SAMPOMEDIA Connecting creativity to audiences Key ideas from the Next sessions at Cannes
This here is what a gold mine looks like. It's a bunch of people working hard in the dirt.
Seem familiar?  "There's something worthwhile buried deep," says someone or maybe a bunch of people who've caught a fever.  In our case it's a film, or a new revenue model, and there's no hard data.  I have no idea if we have really accurate ways today of telling how deep a gold mine goes but this is sort of how we're behaving about digital cinema and digital distribution.  Heads of companies all around are scratching their heads about what could be the future of film.  There aren't enough case-studies, not enough clues.  Fans remain unpredictable.  But the sentiment is the same, we're on the verge of discovery and new forms of sustainability are about to be discovered - and the reason why it's sooooo hot is because whomever discovers it can exploit it first.  Early bird gets the worm I think.  But in this case the worm's got dancing shoes on.  As long as the internet stays free (!), it'll force the hands of it's participants to start realizing that globalization is going to temper the pursuit of profit in far greater ways than can be anticipated today.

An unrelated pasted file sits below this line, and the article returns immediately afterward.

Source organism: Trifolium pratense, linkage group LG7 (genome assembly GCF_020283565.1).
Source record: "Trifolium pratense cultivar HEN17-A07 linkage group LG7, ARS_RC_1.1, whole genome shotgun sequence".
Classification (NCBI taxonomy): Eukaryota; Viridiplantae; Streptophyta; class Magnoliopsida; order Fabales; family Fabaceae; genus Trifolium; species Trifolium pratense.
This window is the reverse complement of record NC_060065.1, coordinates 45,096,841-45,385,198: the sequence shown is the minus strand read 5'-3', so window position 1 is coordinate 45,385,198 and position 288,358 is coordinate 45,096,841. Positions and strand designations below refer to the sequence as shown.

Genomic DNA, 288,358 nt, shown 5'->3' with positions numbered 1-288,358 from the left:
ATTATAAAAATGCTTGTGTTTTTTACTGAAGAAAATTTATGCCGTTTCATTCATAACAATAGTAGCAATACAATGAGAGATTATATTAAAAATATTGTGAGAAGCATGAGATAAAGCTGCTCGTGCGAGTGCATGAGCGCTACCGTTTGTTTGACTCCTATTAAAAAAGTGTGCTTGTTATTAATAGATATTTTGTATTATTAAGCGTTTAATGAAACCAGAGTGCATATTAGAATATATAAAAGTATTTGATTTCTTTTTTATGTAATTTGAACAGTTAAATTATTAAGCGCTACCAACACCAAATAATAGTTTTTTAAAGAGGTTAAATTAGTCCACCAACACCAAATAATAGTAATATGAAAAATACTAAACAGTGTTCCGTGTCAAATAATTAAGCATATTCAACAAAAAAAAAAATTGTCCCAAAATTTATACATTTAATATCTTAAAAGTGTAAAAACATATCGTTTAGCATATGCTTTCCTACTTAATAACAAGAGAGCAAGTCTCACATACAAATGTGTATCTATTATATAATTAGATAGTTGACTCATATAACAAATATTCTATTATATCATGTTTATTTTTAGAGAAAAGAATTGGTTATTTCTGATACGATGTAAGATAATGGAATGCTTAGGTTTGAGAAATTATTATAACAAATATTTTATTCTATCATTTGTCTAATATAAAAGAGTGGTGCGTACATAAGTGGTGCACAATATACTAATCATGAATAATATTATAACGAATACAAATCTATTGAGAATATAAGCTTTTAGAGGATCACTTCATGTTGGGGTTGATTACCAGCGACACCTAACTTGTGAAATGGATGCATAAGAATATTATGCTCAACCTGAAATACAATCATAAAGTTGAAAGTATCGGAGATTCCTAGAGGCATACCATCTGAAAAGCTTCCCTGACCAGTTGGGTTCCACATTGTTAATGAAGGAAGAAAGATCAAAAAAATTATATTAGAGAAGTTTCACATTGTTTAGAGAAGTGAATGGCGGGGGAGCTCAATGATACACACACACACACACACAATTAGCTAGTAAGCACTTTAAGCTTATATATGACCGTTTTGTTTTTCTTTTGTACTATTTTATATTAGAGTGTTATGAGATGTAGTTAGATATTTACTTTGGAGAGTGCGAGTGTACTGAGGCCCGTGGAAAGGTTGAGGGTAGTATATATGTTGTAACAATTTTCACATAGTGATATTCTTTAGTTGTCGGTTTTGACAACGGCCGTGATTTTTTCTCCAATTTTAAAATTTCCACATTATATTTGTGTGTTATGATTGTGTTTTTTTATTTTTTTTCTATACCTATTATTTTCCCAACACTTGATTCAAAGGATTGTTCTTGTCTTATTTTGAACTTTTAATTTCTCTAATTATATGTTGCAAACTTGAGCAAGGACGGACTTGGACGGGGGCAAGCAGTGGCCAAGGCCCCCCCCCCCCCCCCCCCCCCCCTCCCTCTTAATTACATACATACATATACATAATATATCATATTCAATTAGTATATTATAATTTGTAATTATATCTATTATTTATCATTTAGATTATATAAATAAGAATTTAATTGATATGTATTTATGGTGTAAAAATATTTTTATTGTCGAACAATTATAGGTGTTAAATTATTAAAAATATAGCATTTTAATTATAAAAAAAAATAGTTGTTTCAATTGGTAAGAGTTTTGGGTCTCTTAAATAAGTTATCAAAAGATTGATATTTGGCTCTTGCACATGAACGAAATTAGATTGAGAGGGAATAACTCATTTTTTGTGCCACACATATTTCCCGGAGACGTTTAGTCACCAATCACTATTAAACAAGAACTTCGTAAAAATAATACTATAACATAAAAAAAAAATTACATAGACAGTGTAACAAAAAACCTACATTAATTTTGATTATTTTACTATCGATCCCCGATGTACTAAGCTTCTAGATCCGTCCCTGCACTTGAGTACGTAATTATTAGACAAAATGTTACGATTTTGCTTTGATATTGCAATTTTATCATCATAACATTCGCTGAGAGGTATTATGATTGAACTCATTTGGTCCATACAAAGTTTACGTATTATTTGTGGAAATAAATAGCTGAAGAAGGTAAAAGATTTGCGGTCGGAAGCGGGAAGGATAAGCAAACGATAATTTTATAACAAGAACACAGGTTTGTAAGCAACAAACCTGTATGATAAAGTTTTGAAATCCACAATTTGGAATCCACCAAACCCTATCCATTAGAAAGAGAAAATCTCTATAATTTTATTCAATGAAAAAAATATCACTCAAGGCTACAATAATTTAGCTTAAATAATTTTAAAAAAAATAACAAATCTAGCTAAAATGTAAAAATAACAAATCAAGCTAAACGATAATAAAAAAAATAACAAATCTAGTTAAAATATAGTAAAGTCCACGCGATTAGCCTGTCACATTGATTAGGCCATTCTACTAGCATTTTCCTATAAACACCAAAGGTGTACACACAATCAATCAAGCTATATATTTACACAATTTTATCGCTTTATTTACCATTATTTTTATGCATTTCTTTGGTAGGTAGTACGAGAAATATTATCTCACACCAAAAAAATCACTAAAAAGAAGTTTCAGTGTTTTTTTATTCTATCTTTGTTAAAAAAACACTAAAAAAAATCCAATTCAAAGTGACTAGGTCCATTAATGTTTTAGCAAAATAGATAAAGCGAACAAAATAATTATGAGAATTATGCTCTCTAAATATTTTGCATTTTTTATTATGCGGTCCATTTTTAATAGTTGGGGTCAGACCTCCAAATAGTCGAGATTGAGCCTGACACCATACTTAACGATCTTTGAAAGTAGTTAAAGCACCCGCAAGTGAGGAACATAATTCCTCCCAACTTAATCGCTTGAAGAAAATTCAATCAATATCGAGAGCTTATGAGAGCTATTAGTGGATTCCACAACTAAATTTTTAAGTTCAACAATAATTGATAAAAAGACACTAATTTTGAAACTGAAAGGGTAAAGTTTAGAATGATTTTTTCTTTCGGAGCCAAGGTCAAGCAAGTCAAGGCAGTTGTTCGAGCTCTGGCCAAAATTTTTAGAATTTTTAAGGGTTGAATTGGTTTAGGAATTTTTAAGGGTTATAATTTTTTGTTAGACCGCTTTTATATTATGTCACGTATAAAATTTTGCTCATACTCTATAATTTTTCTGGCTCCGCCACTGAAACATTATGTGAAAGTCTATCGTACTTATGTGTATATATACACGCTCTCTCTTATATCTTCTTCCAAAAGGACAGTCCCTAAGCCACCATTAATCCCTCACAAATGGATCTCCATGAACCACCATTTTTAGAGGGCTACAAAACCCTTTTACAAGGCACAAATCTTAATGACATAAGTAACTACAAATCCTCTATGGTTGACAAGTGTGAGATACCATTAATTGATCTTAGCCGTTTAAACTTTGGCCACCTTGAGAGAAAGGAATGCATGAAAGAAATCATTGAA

The situation is attractive because there's a lot of loose content out there.  And surely there's enough of the world to watch it.  Maybe there's someway to monetize it all or maybe there's someway to exploit all these options and reverse it on itself so that there are only very few and very narrow streams of revenue.  That seems to be the current thinking: spin things back to niche-genres.  And I think a lot of the communal head-scratching is done for show.  The discussions they're having seem too obvious: "audiences need to be sold to!" "think about your audiences before you make a film" "let them know what you're doing" "use the internet"  These aren't bold new expressions.  Far from it.  It's sales, it's pre-qualifying, it's about being specific and asking what creates brand loyalty.